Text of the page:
Included within the geographic area recommended for CRA designation is the North Beach Town Center, Ocean Terrace, the Normandy Fountain commercial plaza, the West Lots, and North Shore Open Space Park, all areas that either have projects approved, proposed, or have the potential for future development that would result in incremental tax revenue that would stay within the district to fund additional revitalizaton.
To create the “finding of necessity”, the City hired BusinessFlare Economic Development Solutions whose Principal, Kevin Crowder, is the former Director of Economic Development and Government Affairs for the Miami Beach Redevelopment Agency. He has worked on CRA plans in North Miami, North Miami Beach, Dania Beach, Naranja Lakes, Palm Bay, Cape Coral, Davie, Mount Dora, and Martin County.
Crowder “identified the presence of nine of the fifteen criteria legally necessary to designate an area as blighted and then proceed to formal discussion with the County,” Morales wrote.
- predominance of defective or inadequate street layout, parking facilities, roadways, bridges, or public transportation facilities;
- aggregate assessed values of real property in the area have failed to show appreciable increase over the five years prior to the finding of such conditions;
- faulty lot layout in relation to size, adequacy, accessibility, or usefulness;
- unsanitary or unsafe conditions;
- deterioration of site or other improvements;
- inadequate and outdated building density patterns;
- fire and emergency medical service calls to the area proportionately higher than in the remainder of the county or municipality;
- a greater number of violations of the Florida Building Code in the area than the number of violations recorded in the remainder of the county or municipality; and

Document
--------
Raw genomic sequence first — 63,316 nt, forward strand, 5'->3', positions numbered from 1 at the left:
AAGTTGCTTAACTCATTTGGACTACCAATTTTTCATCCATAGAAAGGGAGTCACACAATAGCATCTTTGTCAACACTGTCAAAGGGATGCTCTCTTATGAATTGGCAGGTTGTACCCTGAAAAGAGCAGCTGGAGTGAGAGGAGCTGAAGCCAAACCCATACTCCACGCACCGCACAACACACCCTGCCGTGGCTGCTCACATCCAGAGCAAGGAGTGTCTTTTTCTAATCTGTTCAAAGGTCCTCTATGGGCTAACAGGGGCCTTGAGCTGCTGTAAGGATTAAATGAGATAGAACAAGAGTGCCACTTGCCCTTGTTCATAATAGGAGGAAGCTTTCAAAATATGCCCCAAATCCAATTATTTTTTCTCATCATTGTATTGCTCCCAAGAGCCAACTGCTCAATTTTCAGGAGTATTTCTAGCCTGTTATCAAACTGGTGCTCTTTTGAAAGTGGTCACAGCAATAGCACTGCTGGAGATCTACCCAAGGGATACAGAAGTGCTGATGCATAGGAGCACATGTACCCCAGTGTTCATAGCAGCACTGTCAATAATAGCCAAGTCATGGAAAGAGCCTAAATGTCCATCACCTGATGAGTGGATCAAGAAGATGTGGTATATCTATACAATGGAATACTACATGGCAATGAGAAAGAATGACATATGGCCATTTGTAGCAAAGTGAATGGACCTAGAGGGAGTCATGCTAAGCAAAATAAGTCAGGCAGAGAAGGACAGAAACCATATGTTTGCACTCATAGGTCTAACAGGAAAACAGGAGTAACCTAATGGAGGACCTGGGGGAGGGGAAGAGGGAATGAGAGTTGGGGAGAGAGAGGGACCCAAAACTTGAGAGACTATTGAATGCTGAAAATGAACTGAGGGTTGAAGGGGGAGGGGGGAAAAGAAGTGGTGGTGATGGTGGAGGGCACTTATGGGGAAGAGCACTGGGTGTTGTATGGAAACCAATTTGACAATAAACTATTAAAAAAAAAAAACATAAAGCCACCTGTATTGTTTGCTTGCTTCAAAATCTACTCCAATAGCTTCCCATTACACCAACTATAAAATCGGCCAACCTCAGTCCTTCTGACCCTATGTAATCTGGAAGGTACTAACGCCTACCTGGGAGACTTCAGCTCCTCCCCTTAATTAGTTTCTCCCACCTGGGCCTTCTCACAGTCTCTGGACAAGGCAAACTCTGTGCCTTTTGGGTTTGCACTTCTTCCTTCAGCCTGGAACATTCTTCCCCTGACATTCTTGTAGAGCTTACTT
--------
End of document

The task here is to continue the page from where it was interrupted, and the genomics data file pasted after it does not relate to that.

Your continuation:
- diversity of ownership or defective or unusual conditions of title which prevent the free alienability of land within the deteriorated or hazardous area.
Commissioner Ricky Arriola, the sponsor of the item, said, “We’ve had a very good track record with these CRA’s here in Miami Beach. North Beach, we keep saying it, 50 years, probably 70 years, nothing has happened.”
“I think there’s a lot of support for this in the community,” he said while also noting, “I’ve seen some comments out there that, ‘oh you’re calling it blight.’ Unfortunately, that is the legal mechanism that you need in order to be able to be eligible for a Community Redevelopment Agency and it’s just a definition.”
“The South of Fifth neighborhood, I think by all accounts we all think it’s a tremendous gem and jewel for our city,” he continued. “It has the highest real estate values in our city. That was declared blighted 30 years ago and we saw what happened.”
“What’s happened there has been some of the most sought-after real estate in the entire country,” Arriola said. “And not just valuable real estate. It’s a wonderful place to live. The quality of life of folks who live South of Fifth, where I lived for 15 years, is among the best in the entire county, so I think this is the right approach.”
Commissioner John Alemán said, “This is probably the most important, strategic, beneficial moves that we could possibly take… We know this could bring millions of dollars back to invest in that area.”